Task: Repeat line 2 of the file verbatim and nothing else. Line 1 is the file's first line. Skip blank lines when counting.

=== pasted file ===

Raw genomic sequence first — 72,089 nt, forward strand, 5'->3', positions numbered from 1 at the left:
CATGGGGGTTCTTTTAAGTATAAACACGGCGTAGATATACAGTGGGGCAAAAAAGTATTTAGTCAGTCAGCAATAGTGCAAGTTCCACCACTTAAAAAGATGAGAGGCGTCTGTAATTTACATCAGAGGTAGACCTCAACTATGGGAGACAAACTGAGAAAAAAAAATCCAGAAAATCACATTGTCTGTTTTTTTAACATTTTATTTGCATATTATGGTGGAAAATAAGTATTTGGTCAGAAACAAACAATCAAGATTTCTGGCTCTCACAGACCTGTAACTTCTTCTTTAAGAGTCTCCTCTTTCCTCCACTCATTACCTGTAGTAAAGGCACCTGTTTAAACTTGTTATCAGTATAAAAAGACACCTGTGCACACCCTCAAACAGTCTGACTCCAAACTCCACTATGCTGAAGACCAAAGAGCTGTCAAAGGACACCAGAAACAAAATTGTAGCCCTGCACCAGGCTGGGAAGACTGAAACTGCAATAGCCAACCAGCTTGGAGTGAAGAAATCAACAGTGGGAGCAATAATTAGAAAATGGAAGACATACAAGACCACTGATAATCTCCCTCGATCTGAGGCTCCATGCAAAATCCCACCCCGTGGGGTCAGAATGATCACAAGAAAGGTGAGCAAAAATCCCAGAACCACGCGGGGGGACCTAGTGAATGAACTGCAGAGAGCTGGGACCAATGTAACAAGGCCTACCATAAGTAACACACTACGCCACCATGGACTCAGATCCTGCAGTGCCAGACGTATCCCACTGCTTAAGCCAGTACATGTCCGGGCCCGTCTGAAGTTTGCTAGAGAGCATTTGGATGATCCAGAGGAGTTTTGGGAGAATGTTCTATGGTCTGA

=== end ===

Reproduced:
CATGGGGGTTCTTTTAAGTATAAACACGGCGTAGATATACAGTGGGGCAAAAAAGTATTTAGTCAGTCAGCAATAGTGCAAGTTCCACCACTTAAAAAGATGAGAGGCGTCTGTAATTTACATCAGAGGTAGACCTCAACTATGGGAGACAAACTGAGAAAAAAAAATCCAGAAAATCACATTGTCTGTTTTTTTAACATTTTATTTGCATATTATGGTGGAAAATAAGTATTTGGTCAGAAACAAACAATCAAGATTTCTGGCTCTCACAGACCTGTAACTTCTTCTTTAAGAGTCTCCTCTTTCCTCCACTCATTACCTGTAGTAAAGGCACCTGTTTAAACTTGTTATCAGTATAAAAAGACACCTGTGCACACCCTCAAACAGTCTGACTCCAAACTCCACTATGCTGAAGACCAAAGAGCTGTCAAAGGACACCAGAAACAAAATTGTAGCCCTGCACCAGGCTGGGAAGACTGAAACTGCAATAGCCAACCAGCTTGGAGTGAAGAAATCAACAGTGGGAGCAATAATTAGAAAATGGAAGACATACAAGACCACTGATAATCTCCCTCGATCTGAGGCTCCATGCAAAATCCCACCCCGTGGGGTCAGAATGATCACAAGAAAGGTGAGCAAAAATCCCAGAACCACGCGGGGGGACCTAGTGAATGAACTGCAGAGAGCTGGGACCAATGTAACAAGGCCTACCATAAGTAACACACTACGCCACCATGGACTCAGATCCTGCAGTGCCAGACGTATCCCACTGCTTAAGCCAGTACATGTCCGGGCCCGTCTGAAGTTTGCTAGAGAGCATTTGGATGATCCAGAGGAGTTTTGGGAGAATGTTCTATGGTCTGA